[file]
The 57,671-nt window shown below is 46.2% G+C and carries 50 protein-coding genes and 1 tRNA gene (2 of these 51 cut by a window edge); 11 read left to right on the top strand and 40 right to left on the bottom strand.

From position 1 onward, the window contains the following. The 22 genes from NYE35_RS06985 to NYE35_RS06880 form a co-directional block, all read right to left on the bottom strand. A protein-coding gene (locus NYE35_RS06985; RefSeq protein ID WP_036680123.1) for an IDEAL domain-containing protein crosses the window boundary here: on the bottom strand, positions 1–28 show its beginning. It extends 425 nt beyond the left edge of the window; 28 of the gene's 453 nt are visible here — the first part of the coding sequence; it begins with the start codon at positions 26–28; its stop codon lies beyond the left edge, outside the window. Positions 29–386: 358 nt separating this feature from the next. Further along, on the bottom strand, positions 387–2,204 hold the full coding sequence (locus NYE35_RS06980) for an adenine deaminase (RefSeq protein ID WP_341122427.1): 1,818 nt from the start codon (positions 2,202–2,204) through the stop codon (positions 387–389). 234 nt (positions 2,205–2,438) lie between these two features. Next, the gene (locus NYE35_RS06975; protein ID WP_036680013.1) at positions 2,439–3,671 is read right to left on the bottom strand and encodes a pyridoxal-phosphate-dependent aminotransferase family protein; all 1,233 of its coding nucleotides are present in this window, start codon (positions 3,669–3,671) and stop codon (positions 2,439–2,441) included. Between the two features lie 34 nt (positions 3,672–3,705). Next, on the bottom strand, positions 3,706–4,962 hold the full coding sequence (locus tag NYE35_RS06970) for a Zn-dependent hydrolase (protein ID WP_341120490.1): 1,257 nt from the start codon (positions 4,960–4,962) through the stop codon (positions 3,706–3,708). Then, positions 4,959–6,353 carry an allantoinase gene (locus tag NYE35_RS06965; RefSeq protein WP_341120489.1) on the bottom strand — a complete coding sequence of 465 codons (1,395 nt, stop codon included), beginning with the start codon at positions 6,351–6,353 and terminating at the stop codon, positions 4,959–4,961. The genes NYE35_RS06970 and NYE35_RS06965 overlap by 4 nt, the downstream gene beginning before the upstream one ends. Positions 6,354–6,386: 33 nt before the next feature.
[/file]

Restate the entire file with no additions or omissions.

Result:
The 57,671-nt window shown below is 46.2% G+C and carries 50 protein-coding genes and 1 tRNA gene (2 of these 51 cut by a window edge); 11 read left to right on the top strand and 40 right to left on the bottom strand.

From position 1 onward, the window contains the following. The 22 genes from NYE35_RS06985 to NYE35_RS06880 form a co-directional block, all read right to left on the bottom strand. A protein-coding gene (locus NYE35_RS06985; RefSeq protein ID WP_036680123.1) for an IDEAL domain-containing protein crosses the window boundary here: on the bottom strand, positions 1–28 show its beginning. It extends 425 nt beyond the left edge of the window; 28 of the gene's 453 nt are visible here — the first part of the coding sequence; it begins with the start codon at positions 26–28; its stop codon lies beyond the left edge, outside the window. Positions 29–386: 358 nt separating this feature from the next. Further along, on the bottom strand, positions 387–2,204 hold the full coding sequence (locus NYE35_RS06980) for an adenine deaminase (RefSeq protein ID WP_341122427.1): 1,818 nt from the start codon (positions 2,202–2,204) through the stop codon (positions 387–389). 234 nt (positions 2,205–2,438) lie between these two features. Next, the gene (locus NYE35_RS06975; protein ID WP_036680013.1) at positions 2,439–3,671 is read right to left on the bottom strand and encodes a pyridoxal-phosphate-dependent aminotransferase family protein; all 1,233 of its coding nucleotides are present in this window, start codon (positions 3,669–3,671) and stop codon (positions 2,439–2,441) included. Between the two features lie 34 nt (positions 3,672–3,705). Next, on the bottom strand, positions 3,706–4,962 hold the full coding sequence (locus tag NYE35_RS06970) for a Zn-dependent hydrolase (protein ID WP_341120490.1): 1,257 nt from the start codon (positions 4,960–4,962) through the stop codon (positions 3,706–3,708). Then, positions 4,959–6,353 carry an allantoinase gene (locus tag NYE35_RS06965; RefSeq protein WP_341120489.1) on the bottom strand — a complete coding sequence of 465 codons (1,395 nt, stop codon included), beginning with the start codon at positions 6,351–6,353 and terminating at the stop codon, positions 4,959–4,961. The genes NYE35_RS06970 and NYE35_RS06965 overlap by 4 nt, the downstream gene beginning before the upstream one ends. Positions 6,354–6,386: 33 nt before the next feature.